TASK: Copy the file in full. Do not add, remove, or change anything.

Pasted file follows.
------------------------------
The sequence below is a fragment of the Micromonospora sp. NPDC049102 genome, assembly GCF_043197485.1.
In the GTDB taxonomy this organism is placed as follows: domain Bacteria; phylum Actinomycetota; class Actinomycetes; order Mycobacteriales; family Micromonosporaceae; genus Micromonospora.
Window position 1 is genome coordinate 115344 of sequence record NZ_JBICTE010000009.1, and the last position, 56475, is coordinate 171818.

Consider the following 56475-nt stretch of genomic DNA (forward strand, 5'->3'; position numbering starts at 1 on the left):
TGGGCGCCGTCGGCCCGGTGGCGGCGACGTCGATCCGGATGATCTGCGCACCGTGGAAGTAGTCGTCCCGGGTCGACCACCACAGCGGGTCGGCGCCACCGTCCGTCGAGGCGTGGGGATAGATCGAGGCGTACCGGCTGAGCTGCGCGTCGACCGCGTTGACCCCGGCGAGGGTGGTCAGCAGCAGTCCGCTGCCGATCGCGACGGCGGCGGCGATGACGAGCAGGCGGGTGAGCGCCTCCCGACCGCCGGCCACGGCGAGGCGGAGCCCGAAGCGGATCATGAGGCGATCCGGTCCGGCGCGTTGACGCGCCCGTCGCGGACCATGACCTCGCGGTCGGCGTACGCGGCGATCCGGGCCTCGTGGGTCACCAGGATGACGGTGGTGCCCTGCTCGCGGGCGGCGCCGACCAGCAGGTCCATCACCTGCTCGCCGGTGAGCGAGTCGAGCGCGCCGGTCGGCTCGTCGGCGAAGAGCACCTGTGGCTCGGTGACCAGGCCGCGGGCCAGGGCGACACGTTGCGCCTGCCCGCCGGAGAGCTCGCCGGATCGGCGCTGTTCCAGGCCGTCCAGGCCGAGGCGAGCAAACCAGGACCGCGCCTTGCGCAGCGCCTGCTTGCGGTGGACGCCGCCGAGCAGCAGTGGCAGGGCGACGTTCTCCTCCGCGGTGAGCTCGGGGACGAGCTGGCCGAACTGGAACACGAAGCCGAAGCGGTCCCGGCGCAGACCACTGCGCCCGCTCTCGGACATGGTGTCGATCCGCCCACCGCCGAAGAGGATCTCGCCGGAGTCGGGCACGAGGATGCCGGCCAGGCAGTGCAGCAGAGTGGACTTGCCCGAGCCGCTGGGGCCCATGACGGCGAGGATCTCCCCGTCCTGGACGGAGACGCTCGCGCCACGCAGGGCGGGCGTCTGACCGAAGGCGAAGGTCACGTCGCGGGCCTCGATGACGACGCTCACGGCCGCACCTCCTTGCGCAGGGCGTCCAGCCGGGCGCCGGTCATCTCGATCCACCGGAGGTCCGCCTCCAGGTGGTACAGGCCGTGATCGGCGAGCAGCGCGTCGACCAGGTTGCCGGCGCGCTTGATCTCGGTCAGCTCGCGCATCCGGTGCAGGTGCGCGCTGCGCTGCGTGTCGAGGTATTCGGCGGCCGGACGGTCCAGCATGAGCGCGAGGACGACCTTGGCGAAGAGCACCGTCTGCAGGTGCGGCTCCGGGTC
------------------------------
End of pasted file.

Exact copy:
The sequence below is a fragment of the Micromonospora sp. NPDC049102 genome, assembly GCF_043197485.1.
In the GTDB taxonomy this organism is placed as follows: domain Bacteria; phylum Actinomycetota; class Actinomycetes; order Mycobacteriales; family Micromonosporaceae; genus Micromonospora.
Window position 1 is genome coordinate 115344 of sequence record NZ_JBICTE010000009.1, and the last position, 56475, is coordinate 171818.

Consider the following 56475-nt stretch of genomic DNA (forward strand, 5'->3'; position numbering starts at 1 on the left):
TGGGCGCCGTCGGCCCGGTGGCGGCGACGTCGATCCGGATGATCTGCGCACCGTGGAAGTAGTCGTCCCGGGTCGACCACCACAGCGGGTCGGCGCCACCGTCCGTCGAGGCGTGGGGATAGATCGAGGCGTACCGGCTGAGCTGCGCGTCGACCGCGTTGACCCCGGCGAGGGTGGTCAGCAGCAGTCCGCTGCCGATCGCGACGGCGGCGGCGATGACGAGCAGGCGGGTGAGCGCCTCCCGACCGCCGGCCACGGCGAGGCGGAGCCCGAAGCGGATCATGAGGCGATCCGGTCCGGCGCGTTGACGCGCCCGTCGCGGACCATGACCTCGCGGTCGGCGTACGCGGCGATCCGGGCCTCGTGGGTCACCAGGATGACGGTGGTGCCCTGCTCGCGGGCGGCGCCGACCAGCAGGTCCATCACCTGCTCGCCGGTGAGCGAGTCGAGCGCGCCGGTCGGCTCGTCGGCGAAGAGCACCTGTGGCTCGGTGACCAGGCCGCGGGCCAGGGCGACACGTTGCGCCTGCCCGCCGGAGAGCTCGCCGGATCGGCGCTGTTCCAGGCCGTCCAGGCCGAGGCGAGCAAACCAGGACCGCGCCTTGCGCAGCGCCTGCTTGCGGTGGACGCCGCCGAGCAGCAGTGGCAGGGCGACGTTCTCCTCCGCGGTGAGCTCGGGGACGAGCTGGCCGAACTGGAACACGAAGCCGAAGCGGTCCCGGCGCAGACCACTGCGCCCGCTCTCGGACATGGTGTCGATCCGCCCACCGCCGAAGAGGATCTCGCCGGAGTCGGGCACGAGGATGCCGGCCAGGCAGTGCAGCAGAGTGGACTTGCCCGAGCCGCTGGGGCCCATGACGGCGAGGATCTCCCCGTCCTGGACGGAGACGCTCGCGCCACGCAGGGCGGGCGTCTGACCGAAGGCGAAGGTCACGTCGCGGGCCTCGATGACGACGCTCACGGCCGCACCTCCTTGCGCAGGGCGTCCAGCCGGGCGCCGGTCATCTCGATCCACCGGAGGTCCGCCTCCAGGTGGTACAGGCCGTGATCGGCGAGCAGCGCGTCGACCAGGTTGCCGGCGCGCTTGATCTCGGTCAGCTCGCGCATCCGGTGCAGGTGCGCGCTGCGCTGCGTGTCGAGGTATTCGGCGGCCGGACGGTCCAGCATGAGCGCGAGGACGACCTTGGCGAAGAGCACCGTCTGCAGGTGCGGCTCCGGGTC